However, the majority of those interviewed in the survey believed no forthcoming American president would have a magic wand to bring immediate economic recovery and prosperity for Americans.
They argued that the corrective measures taken up by the Bush administration will have to continue in the future irrespective of who wins the Nov. 4 elections.
Ihsan Bo-Hulaiga, a leading economist, did not foresee any major difference in the post-election United States. “We are now talking about recession and economic slowdown, that’s already taking place in America. The Bush administration has already announced corrective measures to rescue the US economy from the current financial crisis. This will go on for quite some time irrespective of who wins the elections,” he said.
Jasir Al-Jasir, a prominent columnist and managing editor of a leading Arabic daily, however, sees in Barack Obama some qualities which may bring a quick recovery to the US economic slowdown.
“The reasons why I believe Obama can bring some quick change is because he has excellent financial consultants. Besides, Joe Biden as his running mate has been an expert on global economic issues, which will help make Obama a better president,” he said.
He said: “Republicans have a history of looking into issues outside their own country while Democrats tended to concentrate more on the domestic well-being.”
Ahmed Aba Al-Khail, a prominent journalist said he endorsed Obama as the most suitable presidential candidate for America because of his “calm diplomacy.”
“Unlike John McCain, Obama has been consistently focusing on the current economic situation in the country and throughout the campaign he has been convincingly offering possible solutions to rescue the country’s economy,” he said.
“Obama has some revolutionary ideas and that’s what Americans need now,” said Aba Al-Khail.
Thaiseer Al-Qonaizi, a research scholar and professor of politico-economics hoped Obama’s slogan, “Change we need,” would come true.
He said this was indicative of the way the political campaign had been going on these past few weeks. The two leaders – McCain and Obama – have been pointing fingers at each other more than presenting any solution or action plan they would take after becoming president.
“America is in a bad economic situation now. The whole US economic system is collapsing and I don’t think any future president will be in a position to handle the current crisis,” said Al-Qonaizi.
Sultan Al-Bazie, a prominent Saudi businessman said he takes little interest in the current presidential elections largely because the US foreign policy will remain the same irrespective of who wins the elections.
He said for him the US presidential elections are always like a football game that takes place every four years.
As regards the financial crisis, “I think the Obama camp could do better than McCain because the former is young and has innovative ideas.”
Solaiman Al-Buthi, a US-educated public sector employee, believes that the current financial crisis that erupted first in the US was mainly due to President Bush’s wrong decisions during his “war on terror.”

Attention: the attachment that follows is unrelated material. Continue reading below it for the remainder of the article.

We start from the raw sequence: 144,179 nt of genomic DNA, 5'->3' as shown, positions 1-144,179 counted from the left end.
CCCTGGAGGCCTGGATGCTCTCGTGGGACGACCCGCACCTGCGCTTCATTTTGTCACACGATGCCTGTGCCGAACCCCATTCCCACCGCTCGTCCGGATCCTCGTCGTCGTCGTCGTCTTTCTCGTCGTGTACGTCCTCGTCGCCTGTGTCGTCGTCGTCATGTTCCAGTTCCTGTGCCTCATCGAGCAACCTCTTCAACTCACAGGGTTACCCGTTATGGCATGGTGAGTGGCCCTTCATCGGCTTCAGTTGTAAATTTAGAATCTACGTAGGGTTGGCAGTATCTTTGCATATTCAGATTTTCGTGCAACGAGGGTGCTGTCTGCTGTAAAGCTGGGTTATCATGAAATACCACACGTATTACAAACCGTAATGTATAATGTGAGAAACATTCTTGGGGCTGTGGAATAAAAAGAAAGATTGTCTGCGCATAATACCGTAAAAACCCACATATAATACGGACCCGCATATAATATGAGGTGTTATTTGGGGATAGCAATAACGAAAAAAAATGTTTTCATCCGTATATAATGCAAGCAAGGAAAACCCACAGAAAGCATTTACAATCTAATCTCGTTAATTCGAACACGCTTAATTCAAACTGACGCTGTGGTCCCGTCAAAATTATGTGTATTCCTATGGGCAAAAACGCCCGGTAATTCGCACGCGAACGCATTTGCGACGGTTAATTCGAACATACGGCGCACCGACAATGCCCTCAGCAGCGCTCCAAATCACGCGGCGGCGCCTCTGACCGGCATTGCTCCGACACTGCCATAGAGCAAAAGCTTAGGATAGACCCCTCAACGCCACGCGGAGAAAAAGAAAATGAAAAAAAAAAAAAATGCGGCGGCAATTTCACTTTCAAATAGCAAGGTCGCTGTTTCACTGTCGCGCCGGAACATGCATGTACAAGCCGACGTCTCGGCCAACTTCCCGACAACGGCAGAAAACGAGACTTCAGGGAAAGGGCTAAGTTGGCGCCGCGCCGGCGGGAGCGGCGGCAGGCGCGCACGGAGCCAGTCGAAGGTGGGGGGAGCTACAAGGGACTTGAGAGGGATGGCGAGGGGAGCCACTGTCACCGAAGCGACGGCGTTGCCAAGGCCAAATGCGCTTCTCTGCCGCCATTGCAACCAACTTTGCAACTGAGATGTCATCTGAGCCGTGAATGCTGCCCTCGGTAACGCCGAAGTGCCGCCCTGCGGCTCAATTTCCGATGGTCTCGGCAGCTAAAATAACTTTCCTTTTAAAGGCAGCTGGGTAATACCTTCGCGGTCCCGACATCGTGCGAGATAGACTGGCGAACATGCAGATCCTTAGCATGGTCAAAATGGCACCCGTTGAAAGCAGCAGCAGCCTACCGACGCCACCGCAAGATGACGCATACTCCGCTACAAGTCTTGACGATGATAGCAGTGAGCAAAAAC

“America is spending $1 trillion on war expenses per year,” he said adding that any country that was involved in prolonged wars would collapse financially. However, I have always supported Democrats as a party and not who was running for the presidency,” Al-Buthi said.
He said Obama has an edge over McCain just because he represented the Democratic Party, which has been known for creating jobs and hence more economic prosperity for Americans.
“If you look back into history, Americans have been always better with presidents elected from the Democratic Party. Moreover, the current America, under President Bush has drifted a lot from its traditional ethics of ‘justice for all.’ Unless this is attained, Americans will continue to suffer both financially and politically irrespective of who wins the elections,” Al-Buthi said.
In Jeddah, Saudi Gazette found that many Saudis foresaw Obama as a better leader with a good chance of occupying the White House. A cross-section of the people in right places contacted by Saudi Gazette hoped for a victory for Obama and the changes he has promised in his election campaign.
The Democratic candidate has clearly overwhelmed Ali Tawati, a well-known political analyst, who has always been a Republican supporter. “They have now changed their policies,” he said. The wide range of Republican policies, he said, was missing this time around and that has “put the focus on Obama.”
Salema Banajah, an economist, does not see any far-reaching changes in the post-poll US scenario, especially after the current financial meltdown.
Ahmed Al-Shahlan, an architect, said many Saudis consider Obama to be a revolutionary. “His straight forward speeches and clear-cut style indicate that he will bring positive changes,” he said. “We all are fed up with listening about terror and attacks. We need peace, we need peace of mind. And I am sure Obama has that trait,” he said.
Saleh Al-Jedani, a businessman, hoped that Obama wins the presidency even though he may “not be able to solve the lingering Middle East crisis.”
Mustafa Al-Afandi, a senior economist, said both Obama and McCain have their own ideologies regarding the world economy and politics. “Both of them should think beyond the boundaries.” When pressed for his preference for the next White House occupant, Al-Afandi sounded non-committal.
Syed Hussain, a chartered accountant, wished for victory for Obama and said American policies would change for the better if he occupies the White House. Hussain said McCain would, in all probability, follow the hawkish policies of President Bush.